Further Assistance Required
Unless the PGA Tour takes definitive steps it faces more granstands like this.
Desperate times call for practical measures, only a few of which might require a stack of dynamite. If the PGA Tour entered America's double-bogey economy in excellent shape financially, perhaps a half-dozen of its tournaments may struggle to survive these tough times. Television ratings have never been lower, the dependence on a single player never greater, its relevance on the national sports radar barely existent beyond the four major championships -- none of which are governed by the tour itself.
Of course, Camp Ponte Vedra would like you to think it is recession-proof and above the mainstream fray when it comes to gauging its fiscal health and popularity. Privately, however, the tour must be concerned about its reliance on a wobbly corporate America, the competitive failures of its postseason format and the widening gap between successful tournaments and endangered ones.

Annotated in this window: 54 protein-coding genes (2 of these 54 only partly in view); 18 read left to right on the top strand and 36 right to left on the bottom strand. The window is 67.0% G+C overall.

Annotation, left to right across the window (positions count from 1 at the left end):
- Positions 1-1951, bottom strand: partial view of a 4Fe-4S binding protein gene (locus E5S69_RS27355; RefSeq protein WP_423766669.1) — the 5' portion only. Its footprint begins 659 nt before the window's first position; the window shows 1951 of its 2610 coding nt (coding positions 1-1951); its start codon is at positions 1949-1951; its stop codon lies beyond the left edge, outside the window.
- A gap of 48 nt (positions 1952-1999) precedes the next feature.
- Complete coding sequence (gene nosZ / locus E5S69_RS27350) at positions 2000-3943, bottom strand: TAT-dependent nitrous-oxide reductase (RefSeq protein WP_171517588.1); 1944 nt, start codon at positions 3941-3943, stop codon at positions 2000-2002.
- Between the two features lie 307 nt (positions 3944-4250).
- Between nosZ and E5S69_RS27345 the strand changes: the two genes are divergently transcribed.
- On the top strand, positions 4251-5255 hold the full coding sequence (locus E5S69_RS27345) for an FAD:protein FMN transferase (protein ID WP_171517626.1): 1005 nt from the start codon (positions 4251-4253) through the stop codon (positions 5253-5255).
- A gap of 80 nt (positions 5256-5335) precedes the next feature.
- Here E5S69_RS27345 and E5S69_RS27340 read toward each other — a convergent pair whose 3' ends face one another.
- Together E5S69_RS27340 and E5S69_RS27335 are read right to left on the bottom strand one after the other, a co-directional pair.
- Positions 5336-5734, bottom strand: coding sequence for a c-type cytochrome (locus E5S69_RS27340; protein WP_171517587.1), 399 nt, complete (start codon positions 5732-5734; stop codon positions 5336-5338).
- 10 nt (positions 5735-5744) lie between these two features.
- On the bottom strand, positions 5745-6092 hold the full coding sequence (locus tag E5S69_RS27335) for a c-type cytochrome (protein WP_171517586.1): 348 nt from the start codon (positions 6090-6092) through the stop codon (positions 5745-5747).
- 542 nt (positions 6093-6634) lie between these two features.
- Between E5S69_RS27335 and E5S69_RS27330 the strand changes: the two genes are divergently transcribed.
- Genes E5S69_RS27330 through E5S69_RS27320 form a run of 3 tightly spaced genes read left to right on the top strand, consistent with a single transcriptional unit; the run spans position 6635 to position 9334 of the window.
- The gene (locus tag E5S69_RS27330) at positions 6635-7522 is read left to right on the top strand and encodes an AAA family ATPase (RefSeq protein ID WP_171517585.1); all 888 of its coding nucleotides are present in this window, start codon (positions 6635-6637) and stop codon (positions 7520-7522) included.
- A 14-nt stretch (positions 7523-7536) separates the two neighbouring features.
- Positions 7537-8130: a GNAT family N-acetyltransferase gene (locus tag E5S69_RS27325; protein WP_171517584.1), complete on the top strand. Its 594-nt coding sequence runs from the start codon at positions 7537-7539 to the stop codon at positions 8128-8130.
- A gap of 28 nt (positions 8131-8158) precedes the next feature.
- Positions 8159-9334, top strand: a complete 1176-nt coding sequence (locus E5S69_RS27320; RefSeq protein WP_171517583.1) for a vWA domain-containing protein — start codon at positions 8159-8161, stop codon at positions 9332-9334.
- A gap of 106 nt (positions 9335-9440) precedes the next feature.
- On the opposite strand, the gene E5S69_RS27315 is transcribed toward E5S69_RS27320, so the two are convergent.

"If you're asking how we're going to save opposite-field events and the Fall Series in this economic climate, it's going to be very difficult," admits tour veteran Joe Ogilvie. Those nine stops, plus three or four others, represent the tour's disposable commercial largesse and are rendered meaningless in the grand scheme.
Growing suspicions over the demise of the Bob Hope Classic, however, serve as an alarm to the difficulties facing all smaller events. Can the bottom quarter be salvaged? Perhaps, but it may require significant alterations to the tour's methodology.
Downsize, downsize, downsize -- After years of pondering the pros and cons of the all-exempt list, it's time to reduce the field number from 125 to 80. At the end of the regular season, those 80 guys head into the FedEx Cup playoffs. Everybody else has to qualify for full-time status in a revised format to be discussed later.